In the past fears have been expressed about the radiation emitted from electricity power lines on pylons that cross the countryside. It was thought that there may be a connection between this radiation and clusters of leukemia found in areas of the country.
A recent study in the UK by Professor Denis Henshaw, of Bristol Universitys human radiation effects group, has given the most powerful evidence yet that there may be a link between power lines and cancer. The group showed three years ago that there was a theoretical mechanism whereby power lines could increase the human uptake of radioactive gases produced naturally in the soil and from traffic pollutants. After taking 2,000 field measurements the latest study quantifies this effect in the field and shows that power lines are linked to childhood leukemia and other cancers. Children are especially vulnerable to radiation and pollution damage because they have more growing and dividing cells than adults. These cells are more prone to become cancerous when exposed to hazardous substances.
The latest study, published in the International Journal of Radiation Biology, confirms that people living near power lines are exposed to radiation levels many times greater then the legal limit in the UK. The radiation levels recorded in in some areas were two times the legal maximum for adult nuclear power workers. Children in some areas were subjected to doses of 95 millisieverts of radiation a year, compared with the maximum for homes of one millisievert. Nuclear workers are allowed a maximum dose of 50 millisieverts, which is soon to be reduced to 20. The effect of the radiation fields can extend more than 100 yards either side of the lines. Professor Gorden Steel, the editor of the Journal, said, it was a comprehensive study of how electric fields of a kind generated by power lines and, to a lesser extent, domestic appliances, could increase the uptake of radioactive gases and pollutants by humans.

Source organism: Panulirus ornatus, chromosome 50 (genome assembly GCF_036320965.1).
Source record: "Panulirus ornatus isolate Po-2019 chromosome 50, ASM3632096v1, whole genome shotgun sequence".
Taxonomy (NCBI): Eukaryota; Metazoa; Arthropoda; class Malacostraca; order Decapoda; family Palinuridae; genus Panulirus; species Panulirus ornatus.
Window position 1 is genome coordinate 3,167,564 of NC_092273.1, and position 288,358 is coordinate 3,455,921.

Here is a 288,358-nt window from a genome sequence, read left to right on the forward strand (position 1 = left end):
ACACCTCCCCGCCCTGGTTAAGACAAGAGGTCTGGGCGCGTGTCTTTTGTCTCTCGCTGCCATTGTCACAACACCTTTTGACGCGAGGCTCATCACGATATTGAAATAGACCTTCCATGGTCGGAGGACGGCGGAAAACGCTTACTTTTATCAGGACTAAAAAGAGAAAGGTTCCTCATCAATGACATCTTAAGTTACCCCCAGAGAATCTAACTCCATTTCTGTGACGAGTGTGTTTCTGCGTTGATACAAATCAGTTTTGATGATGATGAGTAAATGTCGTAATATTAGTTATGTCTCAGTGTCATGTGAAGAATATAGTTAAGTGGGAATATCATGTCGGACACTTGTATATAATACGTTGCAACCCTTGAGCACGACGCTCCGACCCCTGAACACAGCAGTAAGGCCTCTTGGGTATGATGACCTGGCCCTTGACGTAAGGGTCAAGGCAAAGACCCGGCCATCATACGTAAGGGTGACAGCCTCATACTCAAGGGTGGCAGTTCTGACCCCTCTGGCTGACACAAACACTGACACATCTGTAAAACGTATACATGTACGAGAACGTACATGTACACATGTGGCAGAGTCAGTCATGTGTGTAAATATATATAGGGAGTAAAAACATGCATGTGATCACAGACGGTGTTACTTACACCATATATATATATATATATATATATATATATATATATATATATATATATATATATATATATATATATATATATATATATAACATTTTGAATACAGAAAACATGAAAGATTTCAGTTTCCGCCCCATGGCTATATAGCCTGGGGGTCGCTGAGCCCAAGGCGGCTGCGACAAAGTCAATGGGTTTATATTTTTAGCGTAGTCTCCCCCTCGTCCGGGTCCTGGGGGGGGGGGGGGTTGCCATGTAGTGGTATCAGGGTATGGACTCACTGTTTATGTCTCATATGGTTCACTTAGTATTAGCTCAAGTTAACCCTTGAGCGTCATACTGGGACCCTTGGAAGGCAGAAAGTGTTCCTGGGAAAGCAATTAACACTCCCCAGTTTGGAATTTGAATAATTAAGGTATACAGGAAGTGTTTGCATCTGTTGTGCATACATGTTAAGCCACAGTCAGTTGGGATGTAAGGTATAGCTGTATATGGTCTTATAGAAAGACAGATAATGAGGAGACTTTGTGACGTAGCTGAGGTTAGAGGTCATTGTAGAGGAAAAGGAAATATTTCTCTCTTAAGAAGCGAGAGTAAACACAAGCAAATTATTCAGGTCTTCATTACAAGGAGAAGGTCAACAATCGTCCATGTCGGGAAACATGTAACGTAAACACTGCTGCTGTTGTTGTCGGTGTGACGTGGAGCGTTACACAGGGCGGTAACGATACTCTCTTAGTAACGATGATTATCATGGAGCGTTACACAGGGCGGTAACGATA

Now keep your eyes open, listen and make your mind up as to how the ensuing situation should be dealt with to protect the generations to come.